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'Malwareless' ransomware campaign operators pwned 83k victims' MySQL servers, 250k databases up for sale

$500 a pop, $25k 'earned' and not much of a trace left, says Guardicore

A “malwareless” ransomware campaign delivered from UK IP addresses targeting weak security controls around internet-facing SQL servers successfully pwned 83,000 victims, according to Israeli infosec biz Guardicore.

“The attack chain is extremely simple and exploits weak credentials on internet-facing MySQL servers” said Guardicore’s Ophir Harpaz in a technical advisory today, estimating that there around five million MySQL servers accessible from the public internet.

Once the database servers are compromised, the miscreants operating the campaign begin a so-called “double extortion” attack, threatening to publish data exfiltrated from the SQL silos unless victims pay a ransom, which also apparently will lead to the restoration of that data.

Holding people's files and records to ransom has become synonymous with application-level malware infections. What we have here is a reminder that crooks can scramble information from afar without having to run bad apps on employees' workstations or host servers.

Beginning in January, Guardicore observed the crime spree evolve over the course of the year through two different strains. “In the first, which lasted from January till the end of November, the attackers left a ransom note with their [Bitcoin] wallet address, the amount of Bitcoin to pay and an email address for technical support,” wrote Harpaz, who said victims were typically given 10 days to stump up.


Forget Snow Day: Baltimore's 115,000+ public school kids get Ransomware Day, must check Win PCs for infection


Typical ransoms were around 0.03 Bitcoins, or about $500 at the time of writing.

Around 1.2 Bitcoins (~$25,000) was deposited to wallet addresses mentioned in ransom notes seen by Guardicore’s researchers, with a total of 250,000 breached databases being offered for sale. Over time the campaign stepped up, sharply increasing in October with the apparent release of a second version.

“The [extortionists'] website is a good example of a double extortion mechanism – it contains all leaked databases for which ransom was not paid. The website lists 250k different databases from 83k MySQL servers, with 7TB of stolen data. Up till now, [Guardicore’s sensor network] captured 29 incidents of this variant, originating from 7 different IP addresses,” added Harpaz.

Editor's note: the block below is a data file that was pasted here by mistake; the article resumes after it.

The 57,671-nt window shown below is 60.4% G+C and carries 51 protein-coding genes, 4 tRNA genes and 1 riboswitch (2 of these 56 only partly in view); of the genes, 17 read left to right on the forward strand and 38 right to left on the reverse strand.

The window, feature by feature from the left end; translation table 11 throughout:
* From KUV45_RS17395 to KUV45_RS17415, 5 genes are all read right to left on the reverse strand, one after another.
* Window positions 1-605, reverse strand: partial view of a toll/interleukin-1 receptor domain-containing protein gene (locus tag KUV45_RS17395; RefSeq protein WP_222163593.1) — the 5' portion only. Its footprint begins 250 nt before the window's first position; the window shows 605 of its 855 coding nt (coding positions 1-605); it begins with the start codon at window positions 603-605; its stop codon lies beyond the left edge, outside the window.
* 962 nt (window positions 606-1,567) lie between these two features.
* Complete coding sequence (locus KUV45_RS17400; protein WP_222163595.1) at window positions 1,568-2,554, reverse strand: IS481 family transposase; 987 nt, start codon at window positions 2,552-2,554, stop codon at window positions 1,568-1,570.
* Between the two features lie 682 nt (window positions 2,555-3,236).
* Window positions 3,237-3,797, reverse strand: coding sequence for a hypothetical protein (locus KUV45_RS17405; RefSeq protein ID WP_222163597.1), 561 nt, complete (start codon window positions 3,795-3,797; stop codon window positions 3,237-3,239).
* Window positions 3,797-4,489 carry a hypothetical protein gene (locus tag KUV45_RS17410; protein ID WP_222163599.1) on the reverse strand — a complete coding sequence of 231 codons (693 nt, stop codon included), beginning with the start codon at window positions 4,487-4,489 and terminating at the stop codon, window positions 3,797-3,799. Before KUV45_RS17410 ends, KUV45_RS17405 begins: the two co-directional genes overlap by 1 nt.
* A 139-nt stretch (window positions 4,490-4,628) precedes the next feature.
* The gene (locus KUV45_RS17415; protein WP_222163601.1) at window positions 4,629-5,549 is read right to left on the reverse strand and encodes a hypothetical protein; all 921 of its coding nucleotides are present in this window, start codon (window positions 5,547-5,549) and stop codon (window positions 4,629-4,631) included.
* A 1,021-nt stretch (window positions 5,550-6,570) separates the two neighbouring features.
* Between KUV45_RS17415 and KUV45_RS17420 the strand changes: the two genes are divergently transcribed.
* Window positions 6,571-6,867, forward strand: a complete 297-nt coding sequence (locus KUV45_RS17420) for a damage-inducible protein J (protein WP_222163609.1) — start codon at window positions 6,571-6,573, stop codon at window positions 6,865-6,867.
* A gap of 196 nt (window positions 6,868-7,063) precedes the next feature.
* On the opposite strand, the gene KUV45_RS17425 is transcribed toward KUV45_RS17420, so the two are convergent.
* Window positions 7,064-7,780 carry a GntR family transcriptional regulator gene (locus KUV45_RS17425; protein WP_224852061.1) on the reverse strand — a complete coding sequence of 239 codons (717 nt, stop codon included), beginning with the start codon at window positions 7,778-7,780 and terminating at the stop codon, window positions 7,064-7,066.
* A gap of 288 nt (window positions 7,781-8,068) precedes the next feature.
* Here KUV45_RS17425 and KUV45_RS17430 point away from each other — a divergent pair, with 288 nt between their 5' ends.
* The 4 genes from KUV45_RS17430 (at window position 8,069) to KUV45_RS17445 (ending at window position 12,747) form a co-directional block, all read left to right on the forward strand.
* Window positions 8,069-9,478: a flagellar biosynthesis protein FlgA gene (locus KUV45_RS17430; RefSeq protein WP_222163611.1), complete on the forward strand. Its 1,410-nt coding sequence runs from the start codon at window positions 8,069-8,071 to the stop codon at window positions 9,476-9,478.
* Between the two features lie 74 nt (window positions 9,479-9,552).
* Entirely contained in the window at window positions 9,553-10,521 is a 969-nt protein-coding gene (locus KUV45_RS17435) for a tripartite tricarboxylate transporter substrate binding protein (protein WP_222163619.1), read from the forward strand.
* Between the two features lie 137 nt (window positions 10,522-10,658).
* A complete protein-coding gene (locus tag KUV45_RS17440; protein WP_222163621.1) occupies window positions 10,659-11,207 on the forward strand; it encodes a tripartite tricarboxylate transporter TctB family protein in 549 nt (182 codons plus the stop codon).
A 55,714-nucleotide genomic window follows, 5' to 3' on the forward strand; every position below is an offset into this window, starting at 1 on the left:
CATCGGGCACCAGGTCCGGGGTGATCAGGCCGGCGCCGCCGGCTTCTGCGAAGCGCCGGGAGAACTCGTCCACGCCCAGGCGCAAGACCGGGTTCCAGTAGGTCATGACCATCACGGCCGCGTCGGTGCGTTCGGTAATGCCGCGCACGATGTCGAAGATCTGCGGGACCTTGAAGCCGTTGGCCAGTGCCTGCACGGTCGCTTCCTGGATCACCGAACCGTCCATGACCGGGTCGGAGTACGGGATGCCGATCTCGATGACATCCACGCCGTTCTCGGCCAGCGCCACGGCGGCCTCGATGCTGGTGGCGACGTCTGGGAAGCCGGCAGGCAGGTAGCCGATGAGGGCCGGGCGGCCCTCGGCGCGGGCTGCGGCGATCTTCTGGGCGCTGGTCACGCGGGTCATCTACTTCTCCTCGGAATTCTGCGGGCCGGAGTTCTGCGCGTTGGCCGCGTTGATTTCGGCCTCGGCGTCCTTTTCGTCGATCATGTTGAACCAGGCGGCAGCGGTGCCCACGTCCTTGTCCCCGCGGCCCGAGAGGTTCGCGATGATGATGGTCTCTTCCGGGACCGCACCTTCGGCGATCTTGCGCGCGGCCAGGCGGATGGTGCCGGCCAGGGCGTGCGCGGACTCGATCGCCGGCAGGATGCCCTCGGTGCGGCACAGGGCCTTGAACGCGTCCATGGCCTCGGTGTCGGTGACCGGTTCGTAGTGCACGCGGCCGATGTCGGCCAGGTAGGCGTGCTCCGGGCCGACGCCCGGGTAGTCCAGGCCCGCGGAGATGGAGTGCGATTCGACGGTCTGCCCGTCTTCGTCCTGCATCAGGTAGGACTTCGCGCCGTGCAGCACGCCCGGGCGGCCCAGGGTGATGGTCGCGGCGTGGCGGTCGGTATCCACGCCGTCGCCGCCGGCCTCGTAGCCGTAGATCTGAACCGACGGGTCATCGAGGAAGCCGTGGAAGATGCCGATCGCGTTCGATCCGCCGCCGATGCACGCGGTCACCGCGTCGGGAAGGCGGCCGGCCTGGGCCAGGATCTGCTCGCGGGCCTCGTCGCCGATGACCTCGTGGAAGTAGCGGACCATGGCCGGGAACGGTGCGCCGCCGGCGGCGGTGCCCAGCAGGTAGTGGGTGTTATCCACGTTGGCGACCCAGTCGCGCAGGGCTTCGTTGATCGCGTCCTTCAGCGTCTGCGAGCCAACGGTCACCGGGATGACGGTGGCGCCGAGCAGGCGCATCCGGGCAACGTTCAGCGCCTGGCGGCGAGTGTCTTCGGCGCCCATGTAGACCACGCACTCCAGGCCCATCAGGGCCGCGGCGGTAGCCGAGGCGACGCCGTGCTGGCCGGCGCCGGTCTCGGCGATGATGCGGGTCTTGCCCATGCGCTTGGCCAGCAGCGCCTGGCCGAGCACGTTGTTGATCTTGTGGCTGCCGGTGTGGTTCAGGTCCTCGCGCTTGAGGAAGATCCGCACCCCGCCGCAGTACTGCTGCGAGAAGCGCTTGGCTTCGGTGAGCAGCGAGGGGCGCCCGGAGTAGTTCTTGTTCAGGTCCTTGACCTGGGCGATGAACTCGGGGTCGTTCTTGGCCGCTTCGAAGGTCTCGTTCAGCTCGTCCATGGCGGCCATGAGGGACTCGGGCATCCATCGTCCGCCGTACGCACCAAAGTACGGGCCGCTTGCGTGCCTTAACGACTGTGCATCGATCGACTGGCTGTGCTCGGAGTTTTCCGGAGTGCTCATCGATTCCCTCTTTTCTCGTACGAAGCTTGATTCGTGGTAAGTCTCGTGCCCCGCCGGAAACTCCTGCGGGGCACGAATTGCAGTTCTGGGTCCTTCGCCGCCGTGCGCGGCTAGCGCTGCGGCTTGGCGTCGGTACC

Version 2’s ransom note, planted inside compromised databases in an unscrambled column, read:

INSERT INTO `WARNING` (`id`, `warning`, `website`, `token`) VALUES (1, ‘To recover your lost databases and avoid leaking it: visit http[.]//hn4wg4o6s5nc7763.onion and enter your unique token ffc7e276a3c7ef27 and pay the required amount of Bitcoin to get it back. Databases that we have: . Your databases are downloaded and backed up on our servers. If we dont receive your payment in the next 9 Days, we will sell your database to the highest bidder or use them otherwise. To access this site you have use the tor browser’, ‘http://hn4wg4o6s5nc7763.onion’, ‘ffc7e276a3c7ef27’);

Hailing the attack’s simplicity and the fact that it is seemingly automated and transient, Harpaz concluded: “There are no binary payloads involved in the attack chain, making the attack ‘malwareless’. Only a simple script which breaks in the database, steals information, and leaves a message.”

Internet-facing MySQL databases used by Wordpress are pretty common. Contained in those databases are username and login information for the site they power, which could prove troublesome if users – not just site admins but also article authors and comment posters – recycle their credential pairs elsewhere.

“Double extortion” was last in the news when footie super-club Manchester United was struck by ransomware last month. The technique isn’t new but the handy name for it is relatively so. ®

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